The Outsiders

S. E. Hinton

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S. E. Hinton | Biography


Susan Eloise Hinton is an American writer best known for her starkly realistic coming-of-age novels, which defined a new generation of fiction for teens. She was born on July 22, 1950, in Tulsa, Oklahoma. She was just 17 years old when The Outsiders was published in 1967. The fact that she wrote the book while she was a high school student and published it while a freshman in college gained her much attention, and she was labeled "The Voice of the Youth." She met her future husband while in college at the University of Tulsa; they married in 1970.

Hinton describes her high school self as a tomboy. She always related well to boys and had many close male friends. She wasn't sure anyone would believe that a female could realistically portray the violent social class struggles from a male perspective, but she didn't allow those doubts to prevent her from writing the book. But her publisher, Viking, was worried enough to request Hinton use her first and middle initials rather than her distinctly feminine name, Susan Eloise. Viking thought readers and reviewers might dismiss a book written by a female that so solidly focused on the lives of teenaged boys. Later Hinton continued to write authentically with a male voice. She felt there were fewer books published with male protagonists and that while girls will read "boy books," boys often won't read books aimed at girls.

Hinton went on to publish four more young adult novels: That Was Then, This Is Now (1971), Rumble Fish (1975), Tex (1979), and Taming the Star Runner (1988). In 1988 she received the first-ever Margaret A. Edwards Award from the American Library Association for her lifetime contributions to young adult literature.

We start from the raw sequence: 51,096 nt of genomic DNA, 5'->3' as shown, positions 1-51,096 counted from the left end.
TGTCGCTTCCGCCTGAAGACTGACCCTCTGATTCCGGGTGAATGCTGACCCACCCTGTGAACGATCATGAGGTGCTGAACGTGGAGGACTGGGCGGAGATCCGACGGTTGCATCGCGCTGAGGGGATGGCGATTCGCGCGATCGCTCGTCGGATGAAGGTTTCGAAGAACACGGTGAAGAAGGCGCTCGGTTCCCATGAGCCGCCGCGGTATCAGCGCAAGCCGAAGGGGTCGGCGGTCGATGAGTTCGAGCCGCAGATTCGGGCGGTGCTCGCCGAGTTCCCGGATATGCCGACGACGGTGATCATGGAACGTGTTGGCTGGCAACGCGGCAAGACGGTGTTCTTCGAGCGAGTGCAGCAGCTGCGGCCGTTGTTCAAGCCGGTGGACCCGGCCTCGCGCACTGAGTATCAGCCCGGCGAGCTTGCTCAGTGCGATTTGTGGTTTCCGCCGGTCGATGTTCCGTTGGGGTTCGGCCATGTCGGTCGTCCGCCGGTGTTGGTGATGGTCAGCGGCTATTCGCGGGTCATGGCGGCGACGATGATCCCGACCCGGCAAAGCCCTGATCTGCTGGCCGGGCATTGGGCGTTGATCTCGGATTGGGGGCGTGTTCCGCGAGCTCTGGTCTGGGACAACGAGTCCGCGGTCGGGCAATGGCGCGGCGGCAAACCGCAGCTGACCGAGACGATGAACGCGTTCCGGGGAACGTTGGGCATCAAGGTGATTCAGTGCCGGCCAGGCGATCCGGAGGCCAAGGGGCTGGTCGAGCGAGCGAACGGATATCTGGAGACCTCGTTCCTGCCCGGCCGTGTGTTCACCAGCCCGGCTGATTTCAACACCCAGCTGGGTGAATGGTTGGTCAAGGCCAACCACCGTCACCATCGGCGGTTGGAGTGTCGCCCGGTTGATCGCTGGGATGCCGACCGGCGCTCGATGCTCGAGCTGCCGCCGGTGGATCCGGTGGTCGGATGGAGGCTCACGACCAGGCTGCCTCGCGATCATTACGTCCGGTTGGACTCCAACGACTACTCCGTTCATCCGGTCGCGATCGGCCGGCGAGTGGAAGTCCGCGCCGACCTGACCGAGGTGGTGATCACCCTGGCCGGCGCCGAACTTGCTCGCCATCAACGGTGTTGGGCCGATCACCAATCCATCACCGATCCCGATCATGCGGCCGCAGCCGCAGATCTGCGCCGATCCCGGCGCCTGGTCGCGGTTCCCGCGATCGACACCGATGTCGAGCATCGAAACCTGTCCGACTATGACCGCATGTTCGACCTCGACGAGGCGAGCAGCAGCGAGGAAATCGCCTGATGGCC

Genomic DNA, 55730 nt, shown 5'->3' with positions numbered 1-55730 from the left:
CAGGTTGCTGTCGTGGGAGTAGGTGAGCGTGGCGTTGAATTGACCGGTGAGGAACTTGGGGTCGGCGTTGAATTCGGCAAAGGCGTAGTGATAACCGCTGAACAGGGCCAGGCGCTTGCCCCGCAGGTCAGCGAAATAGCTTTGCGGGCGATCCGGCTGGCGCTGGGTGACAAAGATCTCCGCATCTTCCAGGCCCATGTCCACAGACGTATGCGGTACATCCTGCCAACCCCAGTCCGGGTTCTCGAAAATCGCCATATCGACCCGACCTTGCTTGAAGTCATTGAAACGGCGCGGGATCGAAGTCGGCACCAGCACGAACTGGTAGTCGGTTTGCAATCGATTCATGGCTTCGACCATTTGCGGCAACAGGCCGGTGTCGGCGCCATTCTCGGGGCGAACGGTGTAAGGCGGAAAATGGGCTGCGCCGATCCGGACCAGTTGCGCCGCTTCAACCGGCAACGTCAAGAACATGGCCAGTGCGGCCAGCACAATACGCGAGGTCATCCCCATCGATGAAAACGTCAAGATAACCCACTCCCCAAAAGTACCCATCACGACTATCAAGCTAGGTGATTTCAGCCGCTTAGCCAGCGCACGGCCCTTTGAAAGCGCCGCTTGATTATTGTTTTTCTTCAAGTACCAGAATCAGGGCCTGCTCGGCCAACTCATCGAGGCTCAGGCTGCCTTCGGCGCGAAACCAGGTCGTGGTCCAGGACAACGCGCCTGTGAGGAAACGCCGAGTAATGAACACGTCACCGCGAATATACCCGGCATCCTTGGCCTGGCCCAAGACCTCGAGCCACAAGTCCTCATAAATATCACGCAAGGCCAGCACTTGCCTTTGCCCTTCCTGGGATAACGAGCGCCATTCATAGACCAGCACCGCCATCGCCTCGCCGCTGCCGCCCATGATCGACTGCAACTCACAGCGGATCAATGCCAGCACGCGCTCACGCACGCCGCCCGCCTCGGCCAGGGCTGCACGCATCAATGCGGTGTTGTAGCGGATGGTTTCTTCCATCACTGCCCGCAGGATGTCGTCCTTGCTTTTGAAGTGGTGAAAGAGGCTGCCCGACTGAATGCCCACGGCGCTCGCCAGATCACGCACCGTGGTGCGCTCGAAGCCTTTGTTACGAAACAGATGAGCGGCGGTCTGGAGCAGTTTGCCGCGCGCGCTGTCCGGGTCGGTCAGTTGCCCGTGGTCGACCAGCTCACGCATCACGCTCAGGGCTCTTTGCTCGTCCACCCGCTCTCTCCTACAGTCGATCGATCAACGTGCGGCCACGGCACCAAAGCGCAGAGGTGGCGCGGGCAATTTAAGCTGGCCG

After the birth of her son, Nicholas, Hinton turned away from gritty Young Adult (YA) novels and instead wrote children's books. Big David, Little David (1995) is a picture book, and The Puppy Sister (1995) is a children's chapter book. More recently, Hinton has written a novel, Hawkes Harbor, published in 2004, and short stories, Some of Tim's Stories, published in 2007, for adults. Her hobbies include reading, taking classes, and horseback riding.

All of Hinton's young adult novels, including The Outsiders, have been adapted into feature-length movies. Alongside American film director Francis Ford Coppola, Hinton coauthored the screenplays for both The Outsiders (1983) and Rumble Fish (1983). She endorses Coppola's interpretations of her stories and cites those experiences among the best of her life.

The Outsiders has sold more than 15 million copies. It is a staple of middle school classrooms and is widely considered a classic of American literature, particularly as a landmark of teen literature. The story's themes—senseless violence among youth gangs, social class differences, and the importance of surrogate families—are as relevant today as they were when the book was first published.
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